While touring Europe he met a lovely French lady, Jeanne Maïstre, who, a year later became his wife. King left the group ‘Au Naturel’ and settled in the south of France where he started a new life on the French Riviera, opening his own music school – the “Price King Ecole Internationale de Chant.” He has had the pleasure over the years of seeing many of his students excel as singers on a professional level, and some going on to become national celebrities. He continues to coach young singers today, in his spare time.

His debut jazz album was entitled “Home,” and was a collection of contemporary compositions he composed, with lyrics written by his wife Jeanne King. His second album was a Duo (Voice and Guitar) with Eric Sempé on the guitar. This album included original songs as well as well known standards from contemporary jazz and pop artists. The “King-Sempé” duo toured France and thrilled audiences for more than three years before going their separate ways. King has formed a new duo called “Clear Cut,” and is now exploring new ideas, in a smooth jazz/soul/folk direction.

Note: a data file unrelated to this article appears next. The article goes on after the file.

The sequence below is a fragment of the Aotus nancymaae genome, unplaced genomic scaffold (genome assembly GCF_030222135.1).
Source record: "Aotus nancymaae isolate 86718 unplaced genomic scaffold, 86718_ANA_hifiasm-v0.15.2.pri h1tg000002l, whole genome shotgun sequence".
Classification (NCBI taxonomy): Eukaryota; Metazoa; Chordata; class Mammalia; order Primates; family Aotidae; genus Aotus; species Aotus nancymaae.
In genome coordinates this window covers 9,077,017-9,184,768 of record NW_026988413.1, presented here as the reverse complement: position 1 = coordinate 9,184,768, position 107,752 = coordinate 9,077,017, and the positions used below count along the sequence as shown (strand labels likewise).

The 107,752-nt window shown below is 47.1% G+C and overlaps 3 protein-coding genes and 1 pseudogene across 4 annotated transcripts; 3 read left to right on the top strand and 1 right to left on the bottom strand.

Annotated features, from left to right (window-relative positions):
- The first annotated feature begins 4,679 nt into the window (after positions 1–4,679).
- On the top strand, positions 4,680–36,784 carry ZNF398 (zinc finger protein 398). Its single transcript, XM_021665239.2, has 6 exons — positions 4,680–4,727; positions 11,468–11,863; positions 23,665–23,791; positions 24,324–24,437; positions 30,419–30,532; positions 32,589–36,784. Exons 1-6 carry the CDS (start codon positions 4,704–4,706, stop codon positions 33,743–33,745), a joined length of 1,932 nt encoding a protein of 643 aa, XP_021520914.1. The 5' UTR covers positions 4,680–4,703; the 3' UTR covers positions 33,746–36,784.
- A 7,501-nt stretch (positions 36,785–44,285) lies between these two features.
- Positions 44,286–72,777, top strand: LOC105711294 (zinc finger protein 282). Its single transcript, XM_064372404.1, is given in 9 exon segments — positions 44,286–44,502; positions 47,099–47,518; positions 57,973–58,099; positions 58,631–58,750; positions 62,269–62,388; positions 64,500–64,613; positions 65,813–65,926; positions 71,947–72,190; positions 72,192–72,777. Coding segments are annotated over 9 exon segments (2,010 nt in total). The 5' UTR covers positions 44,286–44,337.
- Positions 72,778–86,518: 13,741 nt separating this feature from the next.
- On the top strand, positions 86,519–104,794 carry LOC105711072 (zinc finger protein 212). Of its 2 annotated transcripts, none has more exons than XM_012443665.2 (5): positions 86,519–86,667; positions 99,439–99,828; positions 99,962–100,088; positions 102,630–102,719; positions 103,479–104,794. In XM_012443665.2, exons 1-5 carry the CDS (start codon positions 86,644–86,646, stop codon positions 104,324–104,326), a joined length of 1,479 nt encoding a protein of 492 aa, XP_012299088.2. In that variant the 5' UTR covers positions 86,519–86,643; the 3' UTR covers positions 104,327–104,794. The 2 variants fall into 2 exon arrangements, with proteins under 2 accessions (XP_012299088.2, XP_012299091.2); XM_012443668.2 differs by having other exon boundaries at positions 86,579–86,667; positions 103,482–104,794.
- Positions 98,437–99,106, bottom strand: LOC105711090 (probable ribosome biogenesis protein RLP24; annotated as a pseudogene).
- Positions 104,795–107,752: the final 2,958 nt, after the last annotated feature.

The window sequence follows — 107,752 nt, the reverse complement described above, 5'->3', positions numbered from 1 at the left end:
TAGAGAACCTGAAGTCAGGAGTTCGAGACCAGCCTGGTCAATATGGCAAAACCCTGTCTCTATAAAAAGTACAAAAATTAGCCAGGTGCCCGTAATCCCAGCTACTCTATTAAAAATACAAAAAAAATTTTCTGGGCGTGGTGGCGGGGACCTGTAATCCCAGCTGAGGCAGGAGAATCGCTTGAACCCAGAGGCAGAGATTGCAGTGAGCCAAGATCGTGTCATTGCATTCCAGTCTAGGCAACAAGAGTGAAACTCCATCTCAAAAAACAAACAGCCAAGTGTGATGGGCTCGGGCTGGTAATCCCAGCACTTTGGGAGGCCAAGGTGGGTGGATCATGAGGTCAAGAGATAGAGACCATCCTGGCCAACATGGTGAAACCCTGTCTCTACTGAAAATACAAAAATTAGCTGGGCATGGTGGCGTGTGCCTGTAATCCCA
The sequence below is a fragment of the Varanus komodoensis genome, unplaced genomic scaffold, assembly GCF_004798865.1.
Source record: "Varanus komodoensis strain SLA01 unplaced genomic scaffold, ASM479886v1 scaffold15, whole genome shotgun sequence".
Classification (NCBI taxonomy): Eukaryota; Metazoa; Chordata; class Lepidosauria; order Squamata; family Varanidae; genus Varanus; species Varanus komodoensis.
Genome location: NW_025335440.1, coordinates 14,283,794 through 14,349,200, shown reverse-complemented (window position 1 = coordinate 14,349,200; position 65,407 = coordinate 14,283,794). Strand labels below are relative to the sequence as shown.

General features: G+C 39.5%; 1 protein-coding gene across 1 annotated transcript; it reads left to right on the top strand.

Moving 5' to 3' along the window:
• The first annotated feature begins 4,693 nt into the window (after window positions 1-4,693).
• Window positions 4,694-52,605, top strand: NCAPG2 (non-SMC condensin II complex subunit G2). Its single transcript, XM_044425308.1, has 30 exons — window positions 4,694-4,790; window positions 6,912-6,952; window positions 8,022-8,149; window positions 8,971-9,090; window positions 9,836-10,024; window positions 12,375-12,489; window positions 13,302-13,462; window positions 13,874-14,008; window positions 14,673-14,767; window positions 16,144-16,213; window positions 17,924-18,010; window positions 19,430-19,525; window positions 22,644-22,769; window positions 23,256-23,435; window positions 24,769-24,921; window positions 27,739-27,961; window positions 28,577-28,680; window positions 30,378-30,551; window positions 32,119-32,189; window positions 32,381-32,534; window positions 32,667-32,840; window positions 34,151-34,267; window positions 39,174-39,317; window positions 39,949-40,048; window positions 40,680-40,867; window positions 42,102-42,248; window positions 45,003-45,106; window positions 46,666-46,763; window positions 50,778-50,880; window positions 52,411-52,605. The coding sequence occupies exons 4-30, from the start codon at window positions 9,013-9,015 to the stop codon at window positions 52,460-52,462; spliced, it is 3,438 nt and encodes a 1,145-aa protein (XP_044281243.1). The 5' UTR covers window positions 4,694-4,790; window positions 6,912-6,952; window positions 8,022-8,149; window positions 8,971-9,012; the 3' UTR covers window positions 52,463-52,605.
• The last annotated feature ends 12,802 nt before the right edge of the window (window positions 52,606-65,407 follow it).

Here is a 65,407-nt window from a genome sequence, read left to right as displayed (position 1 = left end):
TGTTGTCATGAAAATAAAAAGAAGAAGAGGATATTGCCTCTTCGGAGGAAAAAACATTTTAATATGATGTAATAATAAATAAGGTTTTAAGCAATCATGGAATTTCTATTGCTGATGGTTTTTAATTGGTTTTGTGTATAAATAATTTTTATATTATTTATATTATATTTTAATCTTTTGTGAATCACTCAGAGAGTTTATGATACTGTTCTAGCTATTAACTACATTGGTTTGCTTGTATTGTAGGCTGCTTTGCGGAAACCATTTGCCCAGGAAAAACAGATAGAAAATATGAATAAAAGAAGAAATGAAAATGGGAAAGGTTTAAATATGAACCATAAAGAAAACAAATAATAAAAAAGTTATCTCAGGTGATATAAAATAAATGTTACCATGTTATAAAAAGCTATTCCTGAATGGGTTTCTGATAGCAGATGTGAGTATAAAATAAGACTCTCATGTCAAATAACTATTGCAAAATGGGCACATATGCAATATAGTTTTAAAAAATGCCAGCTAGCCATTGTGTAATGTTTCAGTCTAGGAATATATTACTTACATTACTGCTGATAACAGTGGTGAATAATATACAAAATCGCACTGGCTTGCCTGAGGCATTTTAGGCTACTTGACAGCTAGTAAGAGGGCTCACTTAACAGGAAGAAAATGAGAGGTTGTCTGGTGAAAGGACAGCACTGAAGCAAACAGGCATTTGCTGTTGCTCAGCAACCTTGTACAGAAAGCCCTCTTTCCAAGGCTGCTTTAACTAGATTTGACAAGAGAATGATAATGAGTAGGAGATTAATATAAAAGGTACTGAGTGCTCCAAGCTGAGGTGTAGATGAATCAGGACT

In addition to singing and composing, King has been collaborating with author Sally Cronin over the past few years on her blog “Smorgasbord – Variety is the spice of life,” with the series “A Man And His Music – Jazz, Contemporary, Classical, and Legends” and now, the “William Price King Music Column.” Working with author Sally Cronin has been an exhilarating experience in many ways and has brought a new dimension to King’s creative life. King has also created a micro blog, “Improvisation,” which features and introduces mostly jazz artists from across the jazz spectrum who have made considerable contributions in the world of jazz; and also artwork from painters who have made their mark in the world of art. This micro blog can be found on Tumblr.